Friend or Foe? AI’s Transformative Impact on Websites and Contextual Targeting

By Geoffroy Martin, CEO at Ogury

As advertisers look forward towards a post-cookie landscape, many ad tech companies see contextual targeting as an easy-to-deploy solution to help fix the addressability problem. However, significant challenges are casting doubt on the sustainability of this model, particularly the rise of artificial intelligence (AI).

Towards an Increasing Scarcity of Web Pages…

Conversations around AI in digital publishing have, so far, mostly revolved around AI-generated content. But as highlighted by the scandal involving Sports Illustrated’s publisher – which saw revelations that some of the publisher’s articles had been written by fake, AI-generated contributors – its usage is being met with criticism and resistance.

In reality, the use of artificial intelligence links more directly to the way we consume online content. If an AI tool can provide an answer to any question, about any topic, why would we need to visit a dedicated website?

Soon, you won’t need to be a ChatGPT enthusiast to experience this change. Google’s AI Overviews (formerly Search Generative Experience) has just been deployed in the US, leveraging Google’s AI to respond directly to search queries by generating text or multimedia answers, much like a chat. This represents a significant threat to websites’ organic traffic, and consequently, their survival.

Despite this looming issue, the loss of the cookie is the main concern for publishers currently – even major news outlets. On cookieless browsers like Safari, publishers have experienced cost per mille (CPM) drops of up to 60% for several years now. Initial tests on Chrome show losses of at least 30%. Concerns raised by the UK Competition and Markets Authority over Google’s Privacy Sandbox solution have caused further issues, ultimately leading to the tech company once again postponing its cookieless roll-out to all Chrome users. In light of these threats, some publishers are considering drastic measures, such as reducing their sites’ portfolio or downsizing their teams. 

…and a Surge in Prices

The disappearance of cookies is also on the lips of every advertiser. While agencies, and even more so brands, have long avoided the issue—with some continuing to do so thanks to the delay granted by Google—many of them have recognized the urgent need for cookieless advertising. In this context, nothing seems simpler, in appearance at least, than… contextual targeting.

In some ways, contextual marks the grand return of marketing ‘common sense’ – targeting audiences by placing ads in contextually relevant locations. Any adtech company today is capable of leveraging contextual and semantic targeting with, at best, an overlay of machine learning.

A typical example of such targeting would be: you are browsing the cycling section of ESPN, and you’re shown an ad for an electric bike. Admittedly, such a targeting method is quite basic and limited – people have multiple interests and may not necessarily visit sites related to all of them.

The current craze for contextual targeting is fueled by the fact that cookies haven’t yet disappeared from Chrome. When we enter the post-cookie world (by early 2025), every brand will want to purchase ad space on the same sites. This means over-saturated inventories, higher CPMs, decreased performance, and ultimately, lower ROI.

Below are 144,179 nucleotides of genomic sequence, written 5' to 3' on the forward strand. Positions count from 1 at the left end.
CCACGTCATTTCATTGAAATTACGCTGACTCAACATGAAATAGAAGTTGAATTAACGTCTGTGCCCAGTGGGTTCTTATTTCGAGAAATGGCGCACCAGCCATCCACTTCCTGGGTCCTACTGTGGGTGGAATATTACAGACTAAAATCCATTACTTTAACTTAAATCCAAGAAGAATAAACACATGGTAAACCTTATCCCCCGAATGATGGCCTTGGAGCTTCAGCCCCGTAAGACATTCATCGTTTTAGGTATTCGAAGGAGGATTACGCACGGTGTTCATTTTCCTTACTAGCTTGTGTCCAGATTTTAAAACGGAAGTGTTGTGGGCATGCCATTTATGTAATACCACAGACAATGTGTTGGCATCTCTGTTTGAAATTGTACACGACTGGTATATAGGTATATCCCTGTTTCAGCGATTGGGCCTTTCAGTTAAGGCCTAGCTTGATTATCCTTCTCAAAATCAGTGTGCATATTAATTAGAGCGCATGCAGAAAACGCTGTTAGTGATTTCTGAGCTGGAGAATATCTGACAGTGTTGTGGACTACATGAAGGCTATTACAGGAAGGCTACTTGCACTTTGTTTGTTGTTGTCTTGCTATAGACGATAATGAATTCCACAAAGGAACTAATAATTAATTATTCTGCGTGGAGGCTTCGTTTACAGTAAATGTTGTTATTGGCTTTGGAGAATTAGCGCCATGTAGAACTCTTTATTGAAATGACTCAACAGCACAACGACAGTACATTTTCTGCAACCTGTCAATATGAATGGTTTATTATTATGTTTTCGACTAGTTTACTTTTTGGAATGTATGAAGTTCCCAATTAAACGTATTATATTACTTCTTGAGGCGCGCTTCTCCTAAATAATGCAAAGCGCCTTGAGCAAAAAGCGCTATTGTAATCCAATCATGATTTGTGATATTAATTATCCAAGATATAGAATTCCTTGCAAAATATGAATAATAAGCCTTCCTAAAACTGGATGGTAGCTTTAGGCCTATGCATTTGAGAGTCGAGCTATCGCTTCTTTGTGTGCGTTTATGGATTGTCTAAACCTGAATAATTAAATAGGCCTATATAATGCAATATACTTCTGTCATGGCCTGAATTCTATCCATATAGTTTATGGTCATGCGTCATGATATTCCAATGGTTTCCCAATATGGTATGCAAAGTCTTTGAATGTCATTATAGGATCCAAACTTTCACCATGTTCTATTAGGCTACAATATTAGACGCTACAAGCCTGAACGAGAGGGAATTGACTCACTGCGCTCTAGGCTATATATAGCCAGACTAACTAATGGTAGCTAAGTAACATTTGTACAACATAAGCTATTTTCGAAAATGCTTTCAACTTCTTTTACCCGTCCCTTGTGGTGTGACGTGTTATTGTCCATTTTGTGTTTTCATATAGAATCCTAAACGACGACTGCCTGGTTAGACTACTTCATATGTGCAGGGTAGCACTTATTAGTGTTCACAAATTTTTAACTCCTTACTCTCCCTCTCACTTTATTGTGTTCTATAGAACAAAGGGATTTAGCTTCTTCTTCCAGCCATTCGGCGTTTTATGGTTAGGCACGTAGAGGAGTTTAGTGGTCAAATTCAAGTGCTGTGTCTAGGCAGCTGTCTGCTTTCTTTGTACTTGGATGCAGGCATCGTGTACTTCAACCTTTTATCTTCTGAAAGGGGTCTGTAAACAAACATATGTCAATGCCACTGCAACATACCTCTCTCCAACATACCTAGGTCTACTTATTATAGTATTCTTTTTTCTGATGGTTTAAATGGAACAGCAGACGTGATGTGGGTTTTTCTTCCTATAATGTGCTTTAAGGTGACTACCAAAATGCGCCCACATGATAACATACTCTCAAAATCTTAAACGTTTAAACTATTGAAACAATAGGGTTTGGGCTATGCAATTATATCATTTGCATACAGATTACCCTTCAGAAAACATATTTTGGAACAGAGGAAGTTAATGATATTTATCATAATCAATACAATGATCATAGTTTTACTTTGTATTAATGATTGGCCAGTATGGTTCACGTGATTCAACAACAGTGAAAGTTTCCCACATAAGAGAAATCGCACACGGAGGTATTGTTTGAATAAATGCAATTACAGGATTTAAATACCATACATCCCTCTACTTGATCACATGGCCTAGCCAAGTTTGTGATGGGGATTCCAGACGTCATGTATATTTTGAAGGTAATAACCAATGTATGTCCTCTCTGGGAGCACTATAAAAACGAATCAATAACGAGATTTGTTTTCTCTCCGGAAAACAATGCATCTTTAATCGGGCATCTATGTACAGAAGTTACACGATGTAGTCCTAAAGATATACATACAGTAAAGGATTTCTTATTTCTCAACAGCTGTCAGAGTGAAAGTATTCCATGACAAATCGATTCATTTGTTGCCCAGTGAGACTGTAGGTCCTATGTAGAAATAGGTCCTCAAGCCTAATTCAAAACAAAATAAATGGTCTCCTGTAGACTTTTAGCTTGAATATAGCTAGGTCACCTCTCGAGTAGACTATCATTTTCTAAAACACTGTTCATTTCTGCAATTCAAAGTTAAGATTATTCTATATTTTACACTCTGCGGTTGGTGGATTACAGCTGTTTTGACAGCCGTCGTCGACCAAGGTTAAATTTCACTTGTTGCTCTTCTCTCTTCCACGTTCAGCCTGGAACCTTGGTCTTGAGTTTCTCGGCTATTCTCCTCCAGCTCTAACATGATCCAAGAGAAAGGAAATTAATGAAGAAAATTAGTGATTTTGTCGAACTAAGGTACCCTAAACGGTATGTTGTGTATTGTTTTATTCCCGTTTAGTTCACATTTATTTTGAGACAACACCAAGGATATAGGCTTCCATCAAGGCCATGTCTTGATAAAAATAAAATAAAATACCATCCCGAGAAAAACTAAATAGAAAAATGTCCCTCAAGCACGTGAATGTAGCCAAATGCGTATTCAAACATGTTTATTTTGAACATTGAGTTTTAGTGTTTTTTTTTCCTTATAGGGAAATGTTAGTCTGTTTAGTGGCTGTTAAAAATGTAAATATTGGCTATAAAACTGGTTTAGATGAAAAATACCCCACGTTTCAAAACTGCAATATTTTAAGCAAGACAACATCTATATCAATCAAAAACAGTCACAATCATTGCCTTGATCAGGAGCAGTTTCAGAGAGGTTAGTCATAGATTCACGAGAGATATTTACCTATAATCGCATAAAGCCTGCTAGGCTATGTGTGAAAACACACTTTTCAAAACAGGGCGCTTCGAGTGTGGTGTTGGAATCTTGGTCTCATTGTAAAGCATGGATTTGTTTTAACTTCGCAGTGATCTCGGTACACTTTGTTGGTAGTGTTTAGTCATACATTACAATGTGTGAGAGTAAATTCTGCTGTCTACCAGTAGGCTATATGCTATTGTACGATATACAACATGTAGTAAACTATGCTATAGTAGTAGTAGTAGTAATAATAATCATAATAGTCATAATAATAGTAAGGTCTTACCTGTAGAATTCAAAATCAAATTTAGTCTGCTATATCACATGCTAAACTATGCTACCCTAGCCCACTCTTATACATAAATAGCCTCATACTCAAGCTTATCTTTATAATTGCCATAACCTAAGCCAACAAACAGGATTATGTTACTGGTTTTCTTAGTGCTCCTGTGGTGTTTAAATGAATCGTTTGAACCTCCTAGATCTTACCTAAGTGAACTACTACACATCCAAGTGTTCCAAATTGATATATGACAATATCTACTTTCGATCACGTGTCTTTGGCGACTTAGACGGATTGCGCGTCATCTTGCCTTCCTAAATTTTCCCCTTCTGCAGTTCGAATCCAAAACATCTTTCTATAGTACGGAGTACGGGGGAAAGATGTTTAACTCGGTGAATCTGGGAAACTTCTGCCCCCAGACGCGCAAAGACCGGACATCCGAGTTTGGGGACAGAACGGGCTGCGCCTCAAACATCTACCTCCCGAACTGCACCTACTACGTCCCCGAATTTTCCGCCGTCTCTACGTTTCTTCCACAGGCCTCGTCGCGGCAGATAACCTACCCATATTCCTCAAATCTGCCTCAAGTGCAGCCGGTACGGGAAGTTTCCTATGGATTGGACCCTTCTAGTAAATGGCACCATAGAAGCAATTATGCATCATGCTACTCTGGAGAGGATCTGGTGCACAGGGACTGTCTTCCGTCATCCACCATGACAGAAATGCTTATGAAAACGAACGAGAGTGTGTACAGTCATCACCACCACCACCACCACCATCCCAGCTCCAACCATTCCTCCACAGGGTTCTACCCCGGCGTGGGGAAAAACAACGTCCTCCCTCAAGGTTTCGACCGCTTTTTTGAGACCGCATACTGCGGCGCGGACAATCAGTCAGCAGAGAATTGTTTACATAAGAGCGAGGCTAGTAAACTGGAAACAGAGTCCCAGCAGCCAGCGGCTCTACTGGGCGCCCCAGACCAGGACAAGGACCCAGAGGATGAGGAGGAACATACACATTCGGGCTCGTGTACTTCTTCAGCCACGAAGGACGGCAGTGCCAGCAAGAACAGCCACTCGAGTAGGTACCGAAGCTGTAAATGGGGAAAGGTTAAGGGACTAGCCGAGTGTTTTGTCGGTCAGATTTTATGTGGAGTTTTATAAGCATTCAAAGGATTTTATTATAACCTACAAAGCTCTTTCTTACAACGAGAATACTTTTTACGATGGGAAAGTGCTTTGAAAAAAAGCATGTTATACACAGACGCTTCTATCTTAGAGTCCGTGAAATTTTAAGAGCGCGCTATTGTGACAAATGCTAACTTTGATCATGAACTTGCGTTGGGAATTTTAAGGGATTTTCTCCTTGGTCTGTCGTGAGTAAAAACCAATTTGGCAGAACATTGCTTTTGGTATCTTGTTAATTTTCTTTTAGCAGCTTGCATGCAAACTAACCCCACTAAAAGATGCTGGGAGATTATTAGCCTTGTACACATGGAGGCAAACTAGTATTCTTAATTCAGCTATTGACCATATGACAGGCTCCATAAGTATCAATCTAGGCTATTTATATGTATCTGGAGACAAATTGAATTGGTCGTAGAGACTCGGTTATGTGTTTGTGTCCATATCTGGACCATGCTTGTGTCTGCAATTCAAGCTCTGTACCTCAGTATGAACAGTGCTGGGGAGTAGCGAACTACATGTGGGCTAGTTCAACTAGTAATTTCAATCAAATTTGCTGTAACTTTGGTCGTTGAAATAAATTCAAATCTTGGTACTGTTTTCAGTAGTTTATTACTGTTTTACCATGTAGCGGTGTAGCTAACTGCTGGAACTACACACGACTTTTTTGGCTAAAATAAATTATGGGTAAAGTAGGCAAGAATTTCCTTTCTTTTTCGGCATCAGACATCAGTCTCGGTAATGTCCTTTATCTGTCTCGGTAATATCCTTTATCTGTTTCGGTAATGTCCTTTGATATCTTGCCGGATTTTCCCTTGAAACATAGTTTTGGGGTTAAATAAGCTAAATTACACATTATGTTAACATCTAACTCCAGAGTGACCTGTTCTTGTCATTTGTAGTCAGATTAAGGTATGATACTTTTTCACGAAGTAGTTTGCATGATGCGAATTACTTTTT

The Age of Zero-Party Data

If the amount of contextually relevant sites for a campaign is limited, the number of available sites, and therefore pages, could decrease. As the 2025 deadline approaches, brands and agencies need truly sustainable solutions if they are to see long term success.

One method that is emerging as a front runner is zero-party data. Voluntarily shared by consumers in a fully transparent and consented exchange of information, zero-party data is traditionally difficult and costly to attain. It provides richer and more precise insights into consumer habits than third-party data, including preference data, purchase intentions, personal context, or how they wish to be recognized by brands. Combining these insights with traditional targeting data—such as semantic details or bid request data – enables brands to unlock previously unavailable information.

The ability to understand and qualify site audiences beyond their browsing context is all the more important as the open web gains momentum. Over the past several years, it has been capturing market share in walled gardens, as advertisers recognize the need to diversify their data sources. Moreover, the potential disappearance of pages and sites should remind us of the existence of a whole other environment, in which relevant advertising can be delivered without relying on contextual targeting: applications. Indeed, unaffected by MFAs or the loss of the cookie, in-app provides the perfect place to engage audiences and develop a zero-party data solution.

The promise of contextual targeting as an easy-to-integrate cookieless solution may be appealing to advertisers, but under scrutiny, it remains limited and not sustainable in a world without identifiers. Instead of short-term fixes, advertisers need to invest in solutions that go beyond simple semantic analysis to qualify a site’s audience. As the cookie deadline inches closer and the rise of AI threatens the open web as we know it, marketers must begin to test solutions that will allow them to continue to drive results in the future.

Tags: AI